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3 Things You Must Do FIRST When Your Client Asks For A Drastically Different Haircut

Hairstylist in a hair salon

Have you ever had a client ask for a drastic change to their hairstyle? How did you handle it? Was it a success or did your client freak out when she saw the final result?

Early in my career, I had a very memorable client-freak-out experience. Even though I gave the client the exact short haircut she asked me to give her, I was not prepared for the reason and reaction behind her desire for a radical change.

It became a top priority for me to learn how to successfully handle situations like this so I was prepared for the next client that asked for a dramatic change.

To say I wish I knew then what I know now is an understatement, and that’s why I’m sharing what I learned with you today.

Keep reading to see how another stylist, Jan, handled a similar situation and learn 3 things you must do before you even pick up the scissors.

Do You React Or Respond?

Jan looked over her schedule when she arrived at the salon and was pleased that Ashley was her first client of the day. Ashley had been coming to her for several years, and she was the ideal client. She was kind, always on time, wore the same long hairstyle, and she was a generous tipper.

It wasn’t long before Ashley arrived, and as soon as she sat in Jan’s chair, she made a shocking announcement. She informed Jan she wanted to cut her long hair into a short pixie cut.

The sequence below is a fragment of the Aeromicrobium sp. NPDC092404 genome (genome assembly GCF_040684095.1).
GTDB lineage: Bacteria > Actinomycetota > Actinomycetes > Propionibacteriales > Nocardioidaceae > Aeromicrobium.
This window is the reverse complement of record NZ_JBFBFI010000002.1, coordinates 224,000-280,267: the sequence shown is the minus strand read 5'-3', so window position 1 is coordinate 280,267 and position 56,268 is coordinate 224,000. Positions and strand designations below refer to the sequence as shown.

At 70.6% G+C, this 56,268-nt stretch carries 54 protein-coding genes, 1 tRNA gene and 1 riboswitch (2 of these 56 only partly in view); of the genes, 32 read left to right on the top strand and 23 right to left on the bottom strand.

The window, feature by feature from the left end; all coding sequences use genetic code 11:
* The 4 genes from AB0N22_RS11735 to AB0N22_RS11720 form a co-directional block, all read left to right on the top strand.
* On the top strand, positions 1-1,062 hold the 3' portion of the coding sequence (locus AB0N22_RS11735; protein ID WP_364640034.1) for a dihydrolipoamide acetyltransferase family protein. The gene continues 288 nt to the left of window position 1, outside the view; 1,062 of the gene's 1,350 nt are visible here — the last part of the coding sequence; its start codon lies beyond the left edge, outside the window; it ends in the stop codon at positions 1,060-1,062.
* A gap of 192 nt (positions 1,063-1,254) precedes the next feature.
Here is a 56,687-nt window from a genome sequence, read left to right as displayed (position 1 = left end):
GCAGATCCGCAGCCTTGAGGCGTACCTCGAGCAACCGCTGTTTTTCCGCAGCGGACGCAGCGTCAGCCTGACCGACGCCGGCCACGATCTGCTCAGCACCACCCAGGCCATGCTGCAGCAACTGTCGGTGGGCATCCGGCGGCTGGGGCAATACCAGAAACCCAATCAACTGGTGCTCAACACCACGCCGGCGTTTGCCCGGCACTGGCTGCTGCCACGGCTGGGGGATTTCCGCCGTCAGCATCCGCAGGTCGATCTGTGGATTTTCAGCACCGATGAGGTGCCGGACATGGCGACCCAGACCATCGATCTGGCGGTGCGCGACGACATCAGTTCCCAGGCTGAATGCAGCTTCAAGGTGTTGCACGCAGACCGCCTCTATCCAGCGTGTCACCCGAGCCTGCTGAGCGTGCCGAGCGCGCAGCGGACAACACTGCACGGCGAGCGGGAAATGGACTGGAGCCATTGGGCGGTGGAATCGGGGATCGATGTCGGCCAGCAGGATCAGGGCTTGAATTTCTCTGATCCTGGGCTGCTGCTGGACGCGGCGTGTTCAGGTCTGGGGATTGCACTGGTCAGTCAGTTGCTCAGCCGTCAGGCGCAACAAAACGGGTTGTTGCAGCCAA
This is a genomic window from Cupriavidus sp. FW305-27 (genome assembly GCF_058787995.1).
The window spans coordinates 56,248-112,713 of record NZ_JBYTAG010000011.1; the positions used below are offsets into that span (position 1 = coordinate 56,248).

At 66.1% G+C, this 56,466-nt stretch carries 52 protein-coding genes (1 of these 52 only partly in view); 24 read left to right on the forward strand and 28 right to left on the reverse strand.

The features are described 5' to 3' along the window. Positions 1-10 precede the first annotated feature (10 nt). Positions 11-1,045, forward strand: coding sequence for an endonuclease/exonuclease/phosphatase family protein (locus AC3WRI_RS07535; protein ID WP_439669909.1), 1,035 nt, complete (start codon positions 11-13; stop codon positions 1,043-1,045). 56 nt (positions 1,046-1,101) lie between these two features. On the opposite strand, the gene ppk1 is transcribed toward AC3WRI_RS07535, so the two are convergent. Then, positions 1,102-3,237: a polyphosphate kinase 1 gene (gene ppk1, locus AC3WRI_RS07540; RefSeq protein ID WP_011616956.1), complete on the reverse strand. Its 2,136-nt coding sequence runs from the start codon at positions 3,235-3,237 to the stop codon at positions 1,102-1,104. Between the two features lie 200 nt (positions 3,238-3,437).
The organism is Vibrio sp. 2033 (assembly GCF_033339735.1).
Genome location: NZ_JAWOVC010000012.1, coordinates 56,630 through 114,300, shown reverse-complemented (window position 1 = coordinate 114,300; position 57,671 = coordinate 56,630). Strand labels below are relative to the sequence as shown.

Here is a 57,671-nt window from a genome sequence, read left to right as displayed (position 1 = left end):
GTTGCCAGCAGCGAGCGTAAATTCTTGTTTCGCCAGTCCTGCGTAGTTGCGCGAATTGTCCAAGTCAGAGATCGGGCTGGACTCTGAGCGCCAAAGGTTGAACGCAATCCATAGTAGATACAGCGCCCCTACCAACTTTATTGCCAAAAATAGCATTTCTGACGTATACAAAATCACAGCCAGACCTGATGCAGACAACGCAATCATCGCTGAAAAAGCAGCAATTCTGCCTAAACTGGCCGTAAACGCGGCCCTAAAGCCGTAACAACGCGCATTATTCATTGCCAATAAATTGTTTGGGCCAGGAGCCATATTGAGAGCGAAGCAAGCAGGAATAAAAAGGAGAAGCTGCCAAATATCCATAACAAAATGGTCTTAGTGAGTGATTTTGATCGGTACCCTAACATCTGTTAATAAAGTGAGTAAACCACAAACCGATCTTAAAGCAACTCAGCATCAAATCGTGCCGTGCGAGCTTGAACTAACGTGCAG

Jan did not see that coming and momentarily froze. She had already been coached how to handle situations like this but hadn’t experienced it yet. Obviously, this request had to be handled very differently than her usual appointment with Ashely.

Change Is Good…When You’re Prepared

When someone throws a snag in your schedule, you can’t just pick up the scissors and start cutting without a plan. Instead, Jan relied on her training and gave Ashley a comprehensive consultation to identify exactly what her client wanted. And more importantly, to find out the reasons behind this drastic change.

Has this ever happened to you? How do you pinpoint exactly what your client wants when they ask for something radically different than their usual style? And how do you know if the new look would even work with their hair texture and growth patterns? This type of change takes a lot of consideration and focus.

Become An Investigator

If you want to be successful at creating the perfect haircut for your client, especially when it’s a drastic change, there are three things you must do before you even pick up the scissors.

1. Ask Questions

Ask your client open ended questions. It’s a good idea to be prepared with open ended questions for all your consultations so you can fully understand what your client wants you to do. Clarity is key.

By open ended questions, I’m referring to questions that require an answer that isn’t yes or no.

An example of an open ended question would be: “How long have you been thinking about changing to a short hairstyle?” Her answer will give you a clue that she’s either invested a lot of thought into the change or that it could be an impulsive decision.

“Are you sure you want a pixie cut?” is a close ended question requiring only a yes or no response. This sort of question doesn’t give you much information in your investigation. She could say, “Yes, I’m sure,” when she actually made the decision on a whim while driving to the salon because she didn’t get the new job she really wanted.

While you’re asking your client the open ended questions about the new style she wants, notice her eye contact. Is she looking at you? Is she looking down? What is her body language? Is she fidgeting? Is she slumped? Listen to the tone of her voice. Is it unusually quiet and timid? Or is it confident and she knows exactly what she wants?